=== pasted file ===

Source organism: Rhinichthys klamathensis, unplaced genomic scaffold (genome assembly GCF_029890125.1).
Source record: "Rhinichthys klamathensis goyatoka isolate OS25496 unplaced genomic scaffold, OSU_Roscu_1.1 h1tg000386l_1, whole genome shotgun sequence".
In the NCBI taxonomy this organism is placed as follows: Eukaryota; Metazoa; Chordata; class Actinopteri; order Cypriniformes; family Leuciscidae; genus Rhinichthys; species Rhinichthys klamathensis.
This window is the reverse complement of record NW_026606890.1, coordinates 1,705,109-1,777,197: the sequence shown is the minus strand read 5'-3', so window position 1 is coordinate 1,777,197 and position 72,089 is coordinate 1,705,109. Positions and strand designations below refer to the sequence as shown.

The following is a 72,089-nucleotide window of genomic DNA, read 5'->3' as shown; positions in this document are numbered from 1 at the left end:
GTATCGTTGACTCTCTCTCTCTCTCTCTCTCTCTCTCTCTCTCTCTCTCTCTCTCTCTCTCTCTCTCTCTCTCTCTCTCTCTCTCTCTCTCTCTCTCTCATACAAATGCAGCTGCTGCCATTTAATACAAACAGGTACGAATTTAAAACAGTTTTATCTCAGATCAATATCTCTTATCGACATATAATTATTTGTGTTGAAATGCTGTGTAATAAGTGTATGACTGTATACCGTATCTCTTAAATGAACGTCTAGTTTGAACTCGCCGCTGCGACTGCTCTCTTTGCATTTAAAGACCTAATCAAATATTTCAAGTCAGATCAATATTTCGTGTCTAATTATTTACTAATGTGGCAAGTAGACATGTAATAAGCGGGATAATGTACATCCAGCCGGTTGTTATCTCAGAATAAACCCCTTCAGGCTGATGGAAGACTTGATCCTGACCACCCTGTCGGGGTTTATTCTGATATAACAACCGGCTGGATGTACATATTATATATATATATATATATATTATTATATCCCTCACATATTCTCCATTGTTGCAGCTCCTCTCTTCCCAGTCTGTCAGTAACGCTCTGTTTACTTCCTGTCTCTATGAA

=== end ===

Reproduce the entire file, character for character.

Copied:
Source organism: Rhinichthys klamathensis, unplaced genomic scaffold (genome assembly GCF_029890125.1).
Source record: "Rhinichthys klamathensis goyatoka isolate OS25496 unplaced genomic scaffold, OSU_Roscu_1.1 h1tg000386l_1, whole genome shotgun sequence".
In the NCBI taxonomy this organism is placed as follows: Eukaryota; Metazoa; Chordata; class Actinopteri; order Cypriniformes; family Leuciscidae; genus Rhinichthys; species Rhinichthys klamathensis.
This window is the reverse complement of record NW_026606890.1, coordinates 1,705,109-1,777,197: the sequence shown is the minus strand read 5'-3', so window position 1 is coordinate 1,777,197 and position 72,089 is coordinate 1,705,109. Positions and strand designations below refer to the sequence as shown.

The following is a 72,089-nucleotide window of genomic DNA, read 5'->3' as shown; positions in this document are numbered from 1 at the left end:
GTATCGTTGACTCTCTCTCTCTCTCTCTCTCTCTCTCTCTCTCTCTCTCTCTCTCTCTCTCTCTCTCTCTCTCTCTCTCTCTCTCTCTCTCTCTCTCTCATACAAATGCAGCTGCTGCCATTTAATACAAACAGGTACGAATTTAAAACAGTTTTATCTCAGATCAATATCTCTTATCGACATATAATTATTTGTGTTGAAATGCTGTGTAATAAGTGTATGACTGTATACCGTATCTCTTAAATGAACGTCTAGTTTGAACTCGCCGCTGCGACTGCTCTCTTTGCATTTAAAGACCTAATCAAATATTTCAAGTCAGATCAATATTTCGTGTCTAATTATTTACTAATGTGGCAAGTAGACATGTAATAAGCGGGATAATGTACATCCAGCCGGTTGTTATCTCAGAATAAACCCCTTCAGGCTGATGGAAGACTTGATCCTGACCACCCTGTCGGGGTTTATTCTGATATAACAACCGGCTGGATGTACATATTATATATATATATATATATATTATTATATCCCTCACATATTCTCCATTGTTGCAGCTCCTCTCTTCCCAGTCTGTCAGTAACGCTCTGTTTACTTCCTGTCTCTATGAA